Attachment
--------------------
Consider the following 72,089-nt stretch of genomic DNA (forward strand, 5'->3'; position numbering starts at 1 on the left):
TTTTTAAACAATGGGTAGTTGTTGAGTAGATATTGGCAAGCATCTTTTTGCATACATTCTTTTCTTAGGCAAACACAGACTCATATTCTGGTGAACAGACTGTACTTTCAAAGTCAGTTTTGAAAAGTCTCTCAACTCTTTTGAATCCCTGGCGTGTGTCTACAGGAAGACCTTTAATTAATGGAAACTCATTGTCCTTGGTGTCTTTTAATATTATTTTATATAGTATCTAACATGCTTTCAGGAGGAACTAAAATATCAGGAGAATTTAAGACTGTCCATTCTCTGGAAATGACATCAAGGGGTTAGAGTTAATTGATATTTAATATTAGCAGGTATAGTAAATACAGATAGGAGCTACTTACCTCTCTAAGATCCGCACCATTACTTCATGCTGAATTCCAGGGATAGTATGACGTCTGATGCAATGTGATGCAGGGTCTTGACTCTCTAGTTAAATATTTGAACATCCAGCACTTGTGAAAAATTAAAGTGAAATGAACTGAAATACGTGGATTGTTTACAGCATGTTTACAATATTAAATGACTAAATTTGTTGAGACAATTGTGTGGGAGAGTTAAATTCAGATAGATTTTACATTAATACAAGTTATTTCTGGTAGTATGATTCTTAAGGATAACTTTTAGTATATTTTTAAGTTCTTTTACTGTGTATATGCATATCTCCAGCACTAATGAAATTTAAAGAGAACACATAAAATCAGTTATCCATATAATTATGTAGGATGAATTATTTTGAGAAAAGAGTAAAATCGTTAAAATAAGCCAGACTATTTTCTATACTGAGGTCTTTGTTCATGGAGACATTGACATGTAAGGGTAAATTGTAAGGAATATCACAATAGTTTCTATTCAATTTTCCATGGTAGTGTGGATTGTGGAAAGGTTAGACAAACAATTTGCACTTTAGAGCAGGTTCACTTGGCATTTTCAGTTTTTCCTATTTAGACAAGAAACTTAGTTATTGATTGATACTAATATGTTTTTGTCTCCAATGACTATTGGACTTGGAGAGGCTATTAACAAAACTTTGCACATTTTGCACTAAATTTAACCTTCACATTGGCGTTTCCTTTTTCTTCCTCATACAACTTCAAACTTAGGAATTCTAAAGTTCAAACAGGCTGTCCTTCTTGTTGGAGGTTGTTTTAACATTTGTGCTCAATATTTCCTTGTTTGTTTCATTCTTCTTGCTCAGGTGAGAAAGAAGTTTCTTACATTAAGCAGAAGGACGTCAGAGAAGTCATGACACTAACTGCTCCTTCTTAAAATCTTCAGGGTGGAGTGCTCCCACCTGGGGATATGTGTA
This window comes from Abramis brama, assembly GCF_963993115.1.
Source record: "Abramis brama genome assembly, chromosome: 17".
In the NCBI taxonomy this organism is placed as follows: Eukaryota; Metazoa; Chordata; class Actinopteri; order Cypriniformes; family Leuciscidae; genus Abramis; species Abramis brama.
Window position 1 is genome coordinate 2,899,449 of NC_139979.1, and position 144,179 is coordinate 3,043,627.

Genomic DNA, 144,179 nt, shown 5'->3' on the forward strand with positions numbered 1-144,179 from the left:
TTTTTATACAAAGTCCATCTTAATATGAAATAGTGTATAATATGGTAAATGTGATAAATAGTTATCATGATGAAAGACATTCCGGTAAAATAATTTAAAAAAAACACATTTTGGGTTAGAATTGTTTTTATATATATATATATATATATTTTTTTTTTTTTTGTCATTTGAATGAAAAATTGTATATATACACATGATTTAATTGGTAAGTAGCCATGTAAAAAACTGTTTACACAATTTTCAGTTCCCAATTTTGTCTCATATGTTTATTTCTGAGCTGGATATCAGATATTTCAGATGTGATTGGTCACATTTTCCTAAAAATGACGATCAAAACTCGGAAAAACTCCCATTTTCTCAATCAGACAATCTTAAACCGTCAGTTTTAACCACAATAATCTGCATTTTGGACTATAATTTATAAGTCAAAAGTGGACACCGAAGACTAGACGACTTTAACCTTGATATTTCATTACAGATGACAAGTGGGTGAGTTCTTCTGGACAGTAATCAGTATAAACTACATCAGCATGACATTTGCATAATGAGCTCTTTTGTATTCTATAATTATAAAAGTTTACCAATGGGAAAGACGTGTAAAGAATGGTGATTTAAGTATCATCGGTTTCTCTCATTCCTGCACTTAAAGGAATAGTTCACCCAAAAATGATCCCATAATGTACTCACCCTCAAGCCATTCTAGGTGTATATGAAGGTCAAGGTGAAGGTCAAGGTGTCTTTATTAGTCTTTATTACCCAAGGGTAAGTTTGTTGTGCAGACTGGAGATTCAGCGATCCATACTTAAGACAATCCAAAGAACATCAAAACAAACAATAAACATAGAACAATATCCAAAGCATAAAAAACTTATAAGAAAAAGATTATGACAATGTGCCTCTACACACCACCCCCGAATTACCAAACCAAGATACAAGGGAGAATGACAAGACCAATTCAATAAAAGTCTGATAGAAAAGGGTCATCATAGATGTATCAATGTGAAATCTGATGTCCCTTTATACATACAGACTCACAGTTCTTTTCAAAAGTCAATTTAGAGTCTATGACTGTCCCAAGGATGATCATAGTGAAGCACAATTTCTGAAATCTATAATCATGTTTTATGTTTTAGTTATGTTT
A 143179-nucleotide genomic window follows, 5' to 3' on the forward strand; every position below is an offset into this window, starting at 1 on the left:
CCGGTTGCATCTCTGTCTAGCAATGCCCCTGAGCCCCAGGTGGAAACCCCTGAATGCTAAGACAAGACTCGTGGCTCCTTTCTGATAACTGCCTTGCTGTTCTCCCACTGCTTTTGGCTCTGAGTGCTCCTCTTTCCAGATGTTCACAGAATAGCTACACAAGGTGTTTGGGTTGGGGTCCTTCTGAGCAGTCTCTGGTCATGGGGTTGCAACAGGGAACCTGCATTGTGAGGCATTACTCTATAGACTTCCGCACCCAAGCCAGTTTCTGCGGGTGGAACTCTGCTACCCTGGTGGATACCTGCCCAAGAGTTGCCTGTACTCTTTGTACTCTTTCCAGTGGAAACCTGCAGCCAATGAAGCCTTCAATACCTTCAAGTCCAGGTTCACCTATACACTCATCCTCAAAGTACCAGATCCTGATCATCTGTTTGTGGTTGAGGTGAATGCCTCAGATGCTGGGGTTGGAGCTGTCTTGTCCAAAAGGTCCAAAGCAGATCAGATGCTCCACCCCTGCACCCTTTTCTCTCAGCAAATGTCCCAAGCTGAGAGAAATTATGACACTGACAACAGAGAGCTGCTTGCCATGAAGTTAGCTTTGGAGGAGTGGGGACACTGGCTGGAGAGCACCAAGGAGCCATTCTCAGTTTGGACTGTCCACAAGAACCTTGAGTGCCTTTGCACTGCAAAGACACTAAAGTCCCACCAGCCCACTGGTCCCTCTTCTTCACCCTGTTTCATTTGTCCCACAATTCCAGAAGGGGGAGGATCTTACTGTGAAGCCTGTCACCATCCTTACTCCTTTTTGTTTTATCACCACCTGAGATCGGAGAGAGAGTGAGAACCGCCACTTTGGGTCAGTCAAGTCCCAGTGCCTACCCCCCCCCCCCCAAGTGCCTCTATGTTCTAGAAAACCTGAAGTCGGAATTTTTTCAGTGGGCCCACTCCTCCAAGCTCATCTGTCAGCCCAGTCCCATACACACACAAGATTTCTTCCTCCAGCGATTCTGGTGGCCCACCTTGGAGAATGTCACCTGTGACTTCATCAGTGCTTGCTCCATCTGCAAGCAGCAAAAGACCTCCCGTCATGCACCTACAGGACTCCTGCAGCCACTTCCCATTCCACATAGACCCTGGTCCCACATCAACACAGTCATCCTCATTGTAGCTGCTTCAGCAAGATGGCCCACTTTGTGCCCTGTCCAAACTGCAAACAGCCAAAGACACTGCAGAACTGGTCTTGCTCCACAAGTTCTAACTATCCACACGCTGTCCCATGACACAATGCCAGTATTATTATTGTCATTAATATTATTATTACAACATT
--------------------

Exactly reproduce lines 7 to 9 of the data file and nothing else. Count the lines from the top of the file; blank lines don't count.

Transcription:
Genomic DNA, 144,179 nt, shown 5'->3' on the forward strand with positions numbered 1-144,179 from the left:
TTTTTATACAAAGTCCATCTTAATATGAAATAGTGTATAATATGGTAAATGTGATAAATAGTTATCATGATGAAAGACATTCCGGTAAAATAATTTAAAAAAAACACATTTTGGGTTAGAATTGTTTTTATATATATATATATATATATTTTTTTTTTTTTTGTCATTTGAATGAAAAATTGTATATATACACATGATTTAATTGGTAAGTAGCCATGTAAAAAACTGTTTACACAATTTTCAGTTCCCAATTTTGTCTCATATGTTTATTTCTGAGCTGGATATCAGATATTTCAGATGTGATTGGTCACATTTTCCTAAAAATGACGATCAAAACTCGGAAAAACTCCCATTTTCTCAATCAGACAATCTTAAACCGTCAGTTTTAACCACAATAATCTGCATTTTGGACTATAATTTATAAGTCAAAAGTGGACACCGAAGACTAGACGACTTTAACCTTGATATTTCATTACAGATGACAAGTGGGTGAGTTCTTCTGGACAGTAATCAGTATAAACTACATCAGCATGACATTTGCATAATGAGCTCTTTTGTATTCTATAATTATAAAAGTTTACCAATGGGAAAGACGTGTAAAGAATGGTGATTTAAGTATCATCGGTTTCTCTCATTCCTGCACTTAAAGGAATAGTTCACCCAAAAATGATCCCATAATGTACTCACCCTCAAGCCATTCTAGGTGTATATGAAGGTCAAGGTGAAGGTCAAGGTGTCTTTATTAGTCTTTATTACCCAAGGGTAAGTTTGTTGTGCAGACTGGAGATTCAGCGATCCATACTTAAGACAATCCAAAGAACATCAAAACAAACAATAAACATAGAACAATATCCAAAGCATAAAAAACTTATAAGAAAAAGATTATGACAATGTGCCTCTACACACCACCCCCGAATTACCAAACCAAGATACAAGGGAGAATGACAAGACCAATTCAATAAAAGTCTGATAGAAAAGGGTCATCATAGATGTATCAATGTGAAATCTGATGTCCCTTTATACATACAGACTCACAGTTCTTTTCAAAAGTCAATTTAGAGTCTATGACTGTCCCAAGGATGATCATAGTGAAGCACAATTTCTGAAATCTATAATCATGTTTTATGTTTTAGTTATGTTT
A 143179-nucleotide genomic window follows, 5' to 3' on the forward strand; every position below is an offset into this window, starting at 1 on the left: